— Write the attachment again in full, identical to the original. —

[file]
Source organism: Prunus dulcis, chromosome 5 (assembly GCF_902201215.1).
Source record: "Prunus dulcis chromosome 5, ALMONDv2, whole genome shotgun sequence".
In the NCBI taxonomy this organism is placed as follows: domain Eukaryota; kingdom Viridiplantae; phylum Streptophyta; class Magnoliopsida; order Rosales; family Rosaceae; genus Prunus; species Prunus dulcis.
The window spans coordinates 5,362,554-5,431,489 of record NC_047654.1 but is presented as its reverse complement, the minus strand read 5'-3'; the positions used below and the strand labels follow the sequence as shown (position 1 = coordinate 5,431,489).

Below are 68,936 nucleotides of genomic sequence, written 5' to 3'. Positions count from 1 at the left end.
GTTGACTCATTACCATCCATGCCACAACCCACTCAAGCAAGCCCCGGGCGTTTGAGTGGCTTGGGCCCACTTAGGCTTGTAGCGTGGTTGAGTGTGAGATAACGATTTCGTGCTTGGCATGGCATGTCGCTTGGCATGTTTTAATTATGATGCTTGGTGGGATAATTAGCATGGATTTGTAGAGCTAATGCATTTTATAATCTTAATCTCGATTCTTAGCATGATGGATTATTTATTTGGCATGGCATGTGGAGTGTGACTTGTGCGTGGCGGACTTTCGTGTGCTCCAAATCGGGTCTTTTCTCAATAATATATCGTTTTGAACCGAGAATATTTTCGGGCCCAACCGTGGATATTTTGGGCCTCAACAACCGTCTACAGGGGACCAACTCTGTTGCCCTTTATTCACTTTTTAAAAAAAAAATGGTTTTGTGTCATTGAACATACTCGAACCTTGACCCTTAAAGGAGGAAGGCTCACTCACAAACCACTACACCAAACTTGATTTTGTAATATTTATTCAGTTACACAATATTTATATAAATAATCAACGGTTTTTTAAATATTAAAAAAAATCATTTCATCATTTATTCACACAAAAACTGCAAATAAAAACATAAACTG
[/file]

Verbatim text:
Source organism: Prunus dulcis, chromosome 5 (assembly GCF_902201215.1).
Source record: "Prunus dulcis chromosome 5, ALMONDv2, whole genome shotgun sequence".
In the NCBI taxonomy this organism is placed as follows: domain Eukaryota; kingdom Viridiplantae; phylum Streptophyta; class Magnoliopsida; order Rosales; family Rosaceae; genus Prunus; species Prunus dulcis.
The window spans coordinates 5,362,554-5,431,489 of record NC_047654.1 but is presented as its reverse complement, the minus strand read 5'-3'; the positions used below and the strand labels follow the sequence as shown (position 1 = coordinate 5,431,489).

Below are 68,936 nucleotides of genomic sequence, written 5' to 3'. Positions count from 1 at the left end.
GTTGACTCATTACCATCCATGCCACAACCCACTCAAGCAAGCCCCGGGCGTTTGAGTGGCTTGGGCCCACTTAGGCTTGTAGCGTGGTTGAGTGTGAGATAACGATTTCGTGCTTGGCATGGCATGTCGCTTGGCATGTTTTAATTATGATGCTTGGTGGGATAATTAGCATGGATTTGTAGAGCTAATGCATTTTATAATCTTAATCTCGATTCTTAGCATGATGGATTATTTATTTGGCATGGCATGTGGAGTGTGACTTGTGCGTGGCGGACTTTCGTGTGCTCCAAATCGGGTCTTTTCTCAATAATATATCGTTTTGAACCGAGAATATTTTCGGGCCCAACCGTGGATATTTTGGGCCTCAACAACCGTCTACAGGGGACCAACTCTGTTGCCCTTTATTCACTTTTTAAAAAAAAAATGGTTTTGTGTCATTGAACATACTCGAACCTTGACCCTTAAAGGAGGAAGGCTCACTCACAAACCACTACACCAAACTTGATTTTGTAATATTTATTCAGTTACACAATATTTATATAAATAATCAACGGTTTTTTAAATATTAAAAAAAATCATTTCATCATTTATTCACACAAAAACTGCAAATAAAAACATAAACTG